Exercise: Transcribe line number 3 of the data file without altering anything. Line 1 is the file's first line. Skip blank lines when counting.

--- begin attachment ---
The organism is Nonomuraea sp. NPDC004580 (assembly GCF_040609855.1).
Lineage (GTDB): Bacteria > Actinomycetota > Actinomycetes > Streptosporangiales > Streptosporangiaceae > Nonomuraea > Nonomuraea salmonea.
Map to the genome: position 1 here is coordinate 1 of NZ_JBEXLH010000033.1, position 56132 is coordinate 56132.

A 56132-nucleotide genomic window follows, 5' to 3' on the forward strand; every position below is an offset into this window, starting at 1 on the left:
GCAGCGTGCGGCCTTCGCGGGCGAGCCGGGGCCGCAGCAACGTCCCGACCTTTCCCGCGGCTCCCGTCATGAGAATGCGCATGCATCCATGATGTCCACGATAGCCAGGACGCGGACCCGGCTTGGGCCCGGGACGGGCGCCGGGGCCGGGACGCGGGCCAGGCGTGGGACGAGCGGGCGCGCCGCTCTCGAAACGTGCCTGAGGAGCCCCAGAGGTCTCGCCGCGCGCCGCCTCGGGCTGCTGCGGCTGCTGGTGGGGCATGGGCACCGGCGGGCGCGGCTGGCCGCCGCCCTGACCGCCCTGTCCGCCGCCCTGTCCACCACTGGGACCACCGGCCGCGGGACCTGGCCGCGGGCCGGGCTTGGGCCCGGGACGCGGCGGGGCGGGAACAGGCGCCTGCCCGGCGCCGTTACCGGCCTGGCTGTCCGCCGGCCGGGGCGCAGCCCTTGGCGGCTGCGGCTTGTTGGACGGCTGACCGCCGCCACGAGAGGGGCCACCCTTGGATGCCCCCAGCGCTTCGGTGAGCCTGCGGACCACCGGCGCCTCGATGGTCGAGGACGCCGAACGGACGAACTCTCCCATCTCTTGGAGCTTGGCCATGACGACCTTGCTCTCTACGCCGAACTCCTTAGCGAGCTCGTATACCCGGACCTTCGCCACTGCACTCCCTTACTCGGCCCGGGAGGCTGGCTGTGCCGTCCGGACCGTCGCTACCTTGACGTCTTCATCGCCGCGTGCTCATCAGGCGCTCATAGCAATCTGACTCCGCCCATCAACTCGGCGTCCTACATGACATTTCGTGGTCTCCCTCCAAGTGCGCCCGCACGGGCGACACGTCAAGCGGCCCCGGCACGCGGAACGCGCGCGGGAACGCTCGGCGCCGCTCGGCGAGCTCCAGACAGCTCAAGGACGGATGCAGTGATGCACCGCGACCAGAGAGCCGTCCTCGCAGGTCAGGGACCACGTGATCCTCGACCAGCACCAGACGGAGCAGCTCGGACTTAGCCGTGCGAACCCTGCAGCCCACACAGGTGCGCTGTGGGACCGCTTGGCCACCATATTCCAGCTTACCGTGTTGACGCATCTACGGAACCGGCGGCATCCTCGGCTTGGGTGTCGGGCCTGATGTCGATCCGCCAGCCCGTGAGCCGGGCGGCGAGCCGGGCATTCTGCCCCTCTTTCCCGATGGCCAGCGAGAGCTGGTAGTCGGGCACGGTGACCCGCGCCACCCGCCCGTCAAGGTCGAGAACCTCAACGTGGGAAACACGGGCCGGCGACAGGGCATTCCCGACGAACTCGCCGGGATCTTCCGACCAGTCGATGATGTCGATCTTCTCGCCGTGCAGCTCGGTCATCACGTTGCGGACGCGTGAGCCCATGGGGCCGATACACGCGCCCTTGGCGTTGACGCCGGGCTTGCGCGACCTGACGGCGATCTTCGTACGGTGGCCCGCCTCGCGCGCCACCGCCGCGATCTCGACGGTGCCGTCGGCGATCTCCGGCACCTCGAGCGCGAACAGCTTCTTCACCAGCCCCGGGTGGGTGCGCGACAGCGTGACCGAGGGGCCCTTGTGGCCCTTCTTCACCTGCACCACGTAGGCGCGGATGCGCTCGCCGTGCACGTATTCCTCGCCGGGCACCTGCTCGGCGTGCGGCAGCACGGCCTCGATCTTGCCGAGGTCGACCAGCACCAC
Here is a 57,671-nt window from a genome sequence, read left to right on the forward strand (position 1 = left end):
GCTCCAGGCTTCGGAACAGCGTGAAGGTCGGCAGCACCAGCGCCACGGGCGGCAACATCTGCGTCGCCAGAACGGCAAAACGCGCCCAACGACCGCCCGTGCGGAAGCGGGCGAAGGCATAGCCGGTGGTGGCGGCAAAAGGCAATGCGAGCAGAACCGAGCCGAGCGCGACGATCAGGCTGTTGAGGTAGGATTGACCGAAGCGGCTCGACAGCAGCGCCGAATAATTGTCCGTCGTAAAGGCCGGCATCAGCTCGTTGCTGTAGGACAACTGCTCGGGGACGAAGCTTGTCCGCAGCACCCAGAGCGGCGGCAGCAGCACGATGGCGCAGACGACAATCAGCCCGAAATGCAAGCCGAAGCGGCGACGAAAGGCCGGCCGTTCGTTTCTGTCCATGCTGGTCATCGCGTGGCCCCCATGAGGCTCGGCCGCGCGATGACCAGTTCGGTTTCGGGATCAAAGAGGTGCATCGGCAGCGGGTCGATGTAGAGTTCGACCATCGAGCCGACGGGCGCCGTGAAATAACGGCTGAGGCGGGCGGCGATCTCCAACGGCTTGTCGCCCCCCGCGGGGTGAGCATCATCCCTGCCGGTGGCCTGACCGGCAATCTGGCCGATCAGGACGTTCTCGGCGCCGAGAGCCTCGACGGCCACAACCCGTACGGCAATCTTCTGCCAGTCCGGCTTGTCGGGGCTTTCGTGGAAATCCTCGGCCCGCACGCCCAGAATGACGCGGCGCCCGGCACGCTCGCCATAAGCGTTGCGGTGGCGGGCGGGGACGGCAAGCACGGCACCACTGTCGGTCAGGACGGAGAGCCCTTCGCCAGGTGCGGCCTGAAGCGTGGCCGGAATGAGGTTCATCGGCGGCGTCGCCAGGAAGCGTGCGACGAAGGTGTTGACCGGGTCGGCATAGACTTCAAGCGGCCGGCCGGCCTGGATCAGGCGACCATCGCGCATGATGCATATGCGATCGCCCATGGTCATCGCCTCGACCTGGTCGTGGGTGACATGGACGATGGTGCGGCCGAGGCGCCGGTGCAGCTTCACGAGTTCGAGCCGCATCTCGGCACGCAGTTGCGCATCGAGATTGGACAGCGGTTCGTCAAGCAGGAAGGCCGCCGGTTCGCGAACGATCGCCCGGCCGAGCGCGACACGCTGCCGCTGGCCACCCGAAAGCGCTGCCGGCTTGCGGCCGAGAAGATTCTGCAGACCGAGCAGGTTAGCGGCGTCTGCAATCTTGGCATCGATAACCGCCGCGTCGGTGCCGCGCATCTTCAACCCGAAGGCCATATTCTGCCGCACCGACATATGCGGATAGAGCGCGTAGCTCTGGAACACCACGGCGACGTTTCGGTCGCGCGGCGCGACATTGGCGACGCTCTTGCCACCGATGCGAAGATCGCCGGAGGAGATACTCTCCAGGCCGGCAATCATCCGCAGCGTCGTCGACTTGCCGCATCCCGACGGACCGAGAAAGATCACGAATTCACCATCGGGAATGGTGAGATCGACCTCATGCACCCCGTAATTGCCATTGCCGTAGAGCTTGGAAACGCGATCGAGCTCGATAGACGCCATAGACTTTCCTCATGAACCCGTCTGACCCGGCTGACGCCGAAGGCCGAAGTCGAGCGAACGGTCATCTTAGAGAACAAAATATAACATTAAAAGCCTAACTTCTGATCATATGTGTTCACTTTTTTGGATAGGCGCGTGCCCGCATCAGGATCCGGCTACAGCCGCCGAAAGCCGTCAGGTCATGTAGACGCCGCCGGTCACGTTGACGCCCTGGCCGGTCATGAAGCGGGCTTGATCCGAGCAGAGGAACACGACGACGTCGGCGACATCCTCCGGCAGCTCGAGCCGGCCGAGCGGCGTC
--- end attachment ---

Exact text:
Map to the genome: position 1 here is coordinate 1 of NZ_JBEXLH010000033.1, position 56132 is coordinate 56132.